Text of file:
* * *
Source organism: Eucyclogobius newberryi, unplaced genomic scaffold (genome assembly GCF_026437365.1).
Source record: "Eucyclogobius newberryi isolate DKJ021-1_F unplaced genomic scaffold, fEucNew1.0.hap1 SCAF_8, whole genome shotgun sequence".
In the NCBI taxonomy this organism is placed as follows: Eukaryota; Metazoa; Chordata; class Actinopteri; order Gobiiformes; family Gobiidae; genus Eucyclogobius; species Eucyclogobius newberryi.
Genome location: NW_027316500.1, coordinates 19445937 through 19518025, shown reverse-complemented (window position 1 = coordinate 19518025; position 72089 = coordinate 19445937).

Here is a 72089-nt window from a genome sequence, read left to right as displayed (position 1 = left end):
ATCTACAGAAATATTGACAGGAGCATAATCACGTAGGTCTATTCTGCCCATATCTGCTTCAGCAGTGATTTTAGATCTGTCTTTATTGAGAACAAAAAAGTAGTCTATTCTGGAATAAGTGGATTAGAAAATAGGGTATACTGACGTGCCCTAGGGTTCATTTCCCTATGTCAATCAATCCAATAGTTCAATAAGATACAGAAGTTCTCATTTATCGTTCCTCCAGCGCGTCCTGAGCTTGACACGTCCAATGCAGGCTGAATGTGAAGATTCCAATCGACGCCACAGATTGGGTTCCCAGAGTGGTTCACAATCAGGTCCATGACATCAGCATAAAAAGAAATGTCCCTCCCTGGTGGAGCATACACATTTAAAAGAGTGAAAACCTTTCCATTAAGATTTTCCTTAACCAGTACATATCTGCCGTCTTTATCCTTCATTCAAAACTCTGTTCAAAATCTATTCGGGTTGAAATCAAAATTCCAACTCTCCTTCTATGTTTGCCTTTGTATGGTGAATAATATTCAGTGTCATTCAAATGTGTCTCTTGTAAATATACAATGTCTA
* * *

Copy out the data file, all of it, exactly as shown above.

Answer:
Source organism: Eucyclogobius newberryi, unplaced genomic scaffold (genome assembly GCF_026437365.1).
Source record: "Eucyclogobius newberryi isolate DKJ021-1_F unplaced genomic scaffold, fEucNew1.0.hap1 SCAF_8, whole genome shotgun sequence".
In the NCBI taxonomy this organism is placed as follows: Eukaryota; Metazoa; Chordata; class Actinopteri; order Gobiiformes; family Gobiidae; genus Eucyclogobius; species Eucyclogobius newberryi.
Genome location: NW_027316500.1, coordinates 19445937 through 19518025, shown reverse-complemented (window position 1 = coordinate 19518025; position 72089 = coordinate 19445937).

Here is a 72089-nt window from a genome sequence, read left to right as displayed (position 1 = left end):
ATCTACAGAAATATTGACAGGAGCATAATCACGTAGGTCTATTCTGCCCATATCTGCTTCAGCAGTGATTTTAGATCTGTCTTTATTGAGAACAAAAAAGTAGTCTATTCTGGAATAAGTGGATTAGAAAATAGGGTATACTGACGTGCCCTAGGGTTCATTTCCCTATGTCAATCAATCCAATAGTTCAATAAGATACAGAAGTTCTCATTTATCGTTCCTCCAGCGCGTCCTGAGCTTGACACGTCCAATGCAGGCTGAATGTGAAGATTCCAATCGACGCCACAGATTGGGTTCCCAGAGTGGTTCACAATCAGGTCCATGACATCAGCATAAAAAGAAATGTCCCTCCCTGGTGGAGCATACACATTTAAAAGAGTGAAAACCTTTCCATTAAGATTTTCCTTAACCAGTACATATCTGCCGTCTTTATCCTTCATTCAAAACTCTGTTCAAAATCTATTCGGGTTGAAATCAAAATTCCAACTCTCCTTCTATGTTTGCCTTTGTATGGTGAATAATATTCAGTGTCATTCAAATGTGTCTCTTGTAAATATACAATGTCTA